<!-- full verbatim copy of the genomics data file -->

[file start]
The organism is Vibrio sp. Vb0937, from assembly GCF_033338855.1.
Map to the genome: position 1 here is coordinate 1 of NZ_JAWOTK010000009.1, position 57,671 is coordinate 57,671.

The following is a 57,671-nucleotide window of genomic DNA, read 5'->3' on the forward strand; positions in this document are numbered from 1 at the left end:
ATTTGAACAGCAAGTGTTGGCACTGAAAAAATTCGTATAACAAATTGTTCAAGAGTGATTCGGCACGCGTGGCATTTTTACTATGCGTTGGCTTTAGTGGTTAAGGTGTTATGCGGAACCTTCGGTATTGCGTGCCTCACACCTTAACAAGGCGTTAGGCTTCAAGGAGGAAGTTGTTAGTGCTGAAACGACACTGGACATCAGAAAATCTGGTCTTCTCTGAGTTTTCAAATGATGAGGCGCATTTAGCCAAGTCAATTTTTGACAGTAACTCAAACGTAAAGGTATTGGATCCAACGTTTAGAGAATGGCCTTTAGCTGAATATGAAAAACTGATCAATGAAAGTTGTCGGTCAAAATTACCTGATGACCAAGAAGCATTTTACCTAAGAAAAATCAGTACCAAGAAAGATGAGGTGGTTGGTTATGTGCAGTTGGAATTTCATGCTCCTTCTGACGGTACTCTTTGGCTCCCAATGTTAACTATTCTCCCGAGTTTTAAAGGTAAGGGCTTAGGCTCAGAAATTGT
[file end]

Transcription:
The organism is Vibrio sp. Vb0937, from assembly GCF_033338855.1.
Map to the genome: position 1 here is coordinate 1 of NZ_JAWOTK010000009.1, position 57,671 is coordinate 57,671.

The following is a 57,671-nucleotide window of genomic DNA, read 5'->3' on the forward strand; positions in this document are numbered from 1 at the left end:
ATTTGAACAGCAAGTGTTGGCACTGAAAAAATTCGTATAACAAATTGTTCAAGAGTGATTCGGCACGCGTGGCATTTTTACTATGCGTTGGCTTTAGTGGTTAAGGTGTTATGCGGAACCTTCGGTATTGCGTGCCTCACACCTTAACAAGGCGTTAGGCTTCAAGGAGGAAGTTGTTAGTGCTGAAACGACACTGGACATCAGAAAATCTGGTCTTCTCTGAGTTTTCAAATGATGAGGCGCATTTAGCCAAGTCAATTTTTGACAGTAACTCAAACGTAAAGGTATTGGATCCAACGTTTAGAGAATGGCCTTTAGCTGAATATGAAAAACTGATCAATGAAAGTTGTCGGTCAAAATTACCTGATGACCAAGAAGCATTTTACCTAAGAAAAATCAGTACCAAGAAAGATGAGGTGGTTGGTTATGTGCAGTTGGAATTTCATGCTCCTTCTGACGGTACTCTTTGGCTCCCAATGTTAACTATTCTCCCGAGTTTTAAAGGTAAGGGCTTAGGCTCAGAAATTGT